Just one major rant (and it’s obviously not personal!): how do Americans cope with cup measures? Why do they persist in not using weights. For example, if a recipe demands 1 cup of finely chopped mushrooms, I find it very difficult to shop accurately – I’m sure with practice I’d get better at it but it just seems so much easier so specify 100g or 1/4lb rather than trying to envisage how many mushrooms it takes to make 1 cup of them finely choppped. I used frozen fresh grated coconut for this recipe, chopping off large lumps and hoping for the best but only being fairly sure when I’d defrosted it.

    I can undertsand that cup measures made sense in the pioneering days in the Great Trek West when weight and expense were important considerations, but most people nowadays drive a Caddy, Ford or SUV. Can’t you lot drag your measurement system into the 20th-century?

    There, I feel much better for that. Perhaps I subconsciously made to recipe just so I had an opportunity to voice my rant! I’m going to have a lie down in a darkened room now, but thank you so much for your inspiring recipes.


    • Ganga108 says:

      thanks, John. glad you liked it. Stick with me and you will get used to cup measures very quickly :)))) i find them much easier, especially for recipes that dont require drop dead accuracy. (Baking bread and cakes is a slightly different matter).

      And for the record, I am not from the US, learned most of my cooking way back when from a French lady, love to cook the Italian way (by a feel for your ingredients rather than exact measures) and bring all of this to my Indian food. Read Cook and See (series of traditional Indian Cookbooks) for the ultimate in imprecision.:))

      Hope you get to try many more recipes here. keep leaving me your comments, I will love to read them. Oh, and try ghee. It adds to the flavour and is one of the healthiest oils around. I highly recommend it.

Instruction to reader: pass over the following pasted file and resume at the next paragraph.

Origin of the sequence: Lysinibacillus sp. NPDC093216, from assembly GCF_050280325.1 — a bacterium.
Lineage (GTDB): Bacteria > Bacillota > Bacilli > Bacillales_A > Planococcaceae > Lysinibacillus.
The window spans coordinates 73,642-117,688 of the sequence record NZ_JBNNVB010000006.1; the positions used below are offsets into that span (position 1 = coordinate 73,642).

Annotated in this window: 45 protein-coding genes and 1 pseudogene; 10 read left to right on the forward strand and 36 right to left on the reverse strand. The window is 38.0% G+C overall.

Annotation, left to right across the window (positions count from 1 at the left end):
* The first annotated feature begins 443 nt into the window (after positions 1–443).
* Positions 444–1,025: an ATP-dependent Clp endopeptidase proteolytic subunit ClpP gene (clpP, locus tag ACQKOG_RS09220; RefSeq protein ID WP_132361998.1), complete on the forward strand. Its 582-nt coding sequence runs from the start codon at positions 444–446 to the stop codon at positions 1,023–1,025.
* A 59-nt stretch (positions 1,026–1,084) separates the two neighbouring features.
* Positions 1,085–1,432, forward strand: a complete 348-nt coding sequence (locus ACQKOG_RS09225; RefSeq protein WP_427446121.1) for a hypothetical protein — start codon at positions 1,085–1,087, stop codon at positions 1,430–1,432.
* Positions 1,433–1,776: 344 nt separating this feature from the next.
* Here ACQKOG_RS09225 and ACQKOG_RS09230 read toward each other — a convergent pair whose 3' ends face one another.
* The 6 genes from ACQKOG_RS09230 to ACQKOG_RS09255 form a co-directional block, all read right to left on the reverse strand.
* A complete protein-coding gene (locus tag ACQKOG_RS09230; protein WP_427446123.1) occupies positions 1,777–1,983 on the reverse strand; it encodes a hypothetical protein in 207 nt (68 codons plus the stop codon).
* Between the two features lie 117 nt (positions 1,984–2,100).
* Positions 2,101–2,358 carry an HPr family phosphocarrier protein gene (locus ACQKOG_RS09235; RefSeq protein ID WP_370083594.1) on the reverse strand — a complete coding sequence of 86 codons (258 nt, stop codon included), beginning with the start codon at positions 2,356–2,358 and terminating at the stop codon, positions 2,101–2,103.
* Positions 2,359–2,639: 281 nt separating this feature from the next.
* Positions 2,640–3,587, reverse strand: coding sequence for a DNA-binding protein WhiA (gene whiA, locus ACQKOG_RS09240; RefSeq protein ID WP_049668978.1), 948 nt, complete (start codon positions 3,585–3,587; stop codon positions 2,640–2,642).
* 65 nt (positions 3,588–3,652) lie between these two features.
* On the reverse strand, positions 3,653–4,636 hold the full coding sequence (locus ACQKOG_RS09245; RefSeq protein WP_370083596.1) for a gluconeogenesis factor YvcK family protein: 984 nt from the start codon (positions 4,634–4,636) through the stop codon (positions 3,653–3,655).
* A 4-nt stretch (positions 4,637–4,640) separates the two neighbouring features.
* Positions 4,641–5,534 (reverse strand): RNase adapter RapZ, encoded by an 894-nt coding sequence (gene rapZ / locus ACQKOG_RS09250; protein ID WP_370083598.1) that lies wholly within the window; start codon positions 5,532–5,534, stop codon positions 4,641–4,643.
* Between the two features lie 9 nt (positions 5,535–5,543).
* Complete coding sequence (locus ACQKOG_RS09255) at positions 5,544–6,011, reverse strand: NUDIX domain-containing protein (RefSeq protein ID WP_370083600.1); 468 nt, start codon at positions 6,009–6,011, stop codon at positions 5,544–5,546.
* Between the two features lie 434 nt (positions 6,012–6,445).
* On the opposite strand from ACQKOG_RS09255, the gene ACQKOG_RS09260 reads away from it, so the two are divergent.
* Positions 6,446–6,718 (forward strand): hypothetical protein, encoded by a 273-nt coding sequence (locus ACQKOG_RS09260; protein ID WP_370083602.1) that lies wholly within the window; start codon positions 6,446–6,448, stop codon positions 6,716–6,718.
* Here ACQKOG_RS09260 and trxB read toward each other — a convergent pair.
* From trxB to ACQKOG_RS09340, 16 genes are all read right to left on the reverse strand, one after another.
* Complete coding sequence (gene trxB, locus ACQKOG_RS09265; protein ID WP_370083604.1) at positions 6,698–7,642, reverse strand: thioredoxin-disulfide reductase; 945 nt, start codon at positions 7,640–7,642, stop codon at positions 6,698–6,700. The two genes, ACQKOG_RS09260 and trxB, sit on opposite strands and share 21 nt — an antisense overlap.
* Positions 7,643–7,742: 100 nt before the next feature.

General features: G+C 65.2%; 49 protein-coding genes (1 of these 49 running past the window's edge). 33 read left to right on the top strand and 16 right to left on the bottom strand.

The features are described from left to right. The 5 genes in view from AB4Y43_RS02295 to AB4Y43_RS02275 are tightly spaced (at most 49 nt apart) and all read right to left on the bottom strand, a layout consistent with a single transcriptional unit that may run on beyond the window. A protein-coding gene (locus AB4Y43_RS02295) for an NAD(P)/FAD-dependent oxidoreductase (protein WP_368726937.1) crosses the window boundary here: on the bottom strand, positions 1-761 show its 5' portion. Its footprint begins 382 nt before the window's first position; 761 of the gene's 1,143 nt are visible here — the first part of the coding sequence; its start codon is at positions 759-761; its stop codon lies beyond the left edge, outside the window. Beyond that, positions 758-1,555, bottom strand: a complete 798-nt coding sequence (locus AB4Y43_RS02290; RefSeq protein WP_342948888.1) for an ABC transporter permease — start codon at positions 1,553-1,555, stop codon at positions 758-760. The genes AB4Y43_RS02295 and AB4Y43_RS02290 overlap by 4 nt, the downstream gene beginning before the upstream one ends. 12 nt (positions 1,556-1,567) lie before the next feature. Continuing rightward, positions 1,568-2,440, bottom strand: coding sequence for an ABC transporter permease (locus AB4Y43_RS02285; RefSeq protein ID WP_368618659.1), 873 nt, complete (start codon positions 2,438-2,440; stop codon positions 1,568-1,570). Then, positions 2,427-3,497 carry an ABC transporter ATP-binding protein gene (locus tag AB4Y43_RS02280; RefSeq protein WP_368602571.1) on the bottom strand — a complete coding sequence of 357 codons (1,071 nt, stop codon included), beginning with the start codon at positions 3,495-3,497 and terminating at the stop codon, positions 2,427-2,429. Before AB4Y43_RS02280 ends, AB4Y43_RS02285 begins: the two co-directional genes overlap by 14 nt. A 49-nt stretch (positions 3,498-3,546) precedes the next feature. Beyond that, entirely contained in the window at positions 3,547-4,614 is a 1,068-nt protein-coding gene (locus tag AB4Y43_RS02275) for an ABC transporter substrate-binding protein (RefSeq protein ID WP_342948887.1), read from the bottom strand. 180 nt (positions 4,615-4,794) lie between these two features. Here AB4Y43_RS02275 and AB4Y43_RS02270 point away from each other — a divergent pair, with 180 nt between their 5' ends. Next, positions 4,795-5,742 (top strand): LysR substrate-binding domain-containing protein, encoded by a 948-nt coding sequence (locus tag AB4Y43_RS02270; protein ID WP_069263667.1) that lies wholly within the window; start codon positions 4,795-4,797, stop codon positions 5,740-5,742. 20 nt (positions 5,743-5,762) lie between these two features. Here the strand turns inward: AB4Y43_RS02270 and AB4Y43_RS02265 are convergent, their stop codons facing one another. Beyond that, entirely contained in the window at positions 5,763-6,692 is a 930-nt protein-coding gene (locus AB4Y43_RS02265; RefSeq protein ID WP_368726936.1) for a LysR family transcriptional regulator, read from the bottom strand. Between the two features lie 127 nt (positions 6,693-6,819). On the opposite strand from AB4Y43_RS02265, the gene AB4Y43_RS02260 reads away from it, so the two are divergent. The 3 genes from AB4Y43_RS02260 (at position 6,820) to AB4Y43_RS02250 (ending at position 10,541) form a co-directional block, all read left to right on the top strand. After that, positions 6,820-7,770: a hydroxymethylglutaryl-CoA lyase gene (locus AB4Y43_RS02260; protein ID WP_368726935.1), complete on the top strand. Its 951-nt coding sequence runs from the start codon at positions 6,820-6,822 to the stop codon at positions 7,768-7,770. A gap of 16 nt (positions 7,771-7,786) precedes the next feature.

5. Pingback: July, 1998. Spinach, Potato and Feta Pie. Combing through The Archives | Heat in the Kitchen

  6. Pingback: November 2013. Sunday Night Dinner, with a Mung Sprouts Sundal | Heat in The Kitchen

  7. Pingback: What I was thinking about in The Kitchen in October, 2007 | A Life (Time) of Cooking

  8. Pingback: Cooking Last Month (November) – Did you Catch Them All? | Heat in The Kitchen

  9. Pingback: Nilgiri’s Carrot Pachadi. A Recipe from The Archives. April, 2001. | Heat in The Kitchen

  10. Pingback: Chickpeas with Spinach. From The Archives. July, 1978. | Heat in The Kitchen

  11. Pingback: Saag Aloo (Indian Spinach with Potatoes). From The Archives. November, 1996. | Heat in The Kitchen

Welcome! I hope you are enjoying what you see here. Thank you so much for your comment and your thoughts.

Fill in your details below or click an icon to log in: Logo

You are commenting using your account. Log Out / Change )

Twitter picture

You are commenting using your Twitter account. Log Out / Change )

Facebook photo

You are commenting using your Facebook account. Log Out / Change )

Google+ photo

You are commenting using your Google+ account. Log Out / Change )

Connecting to %s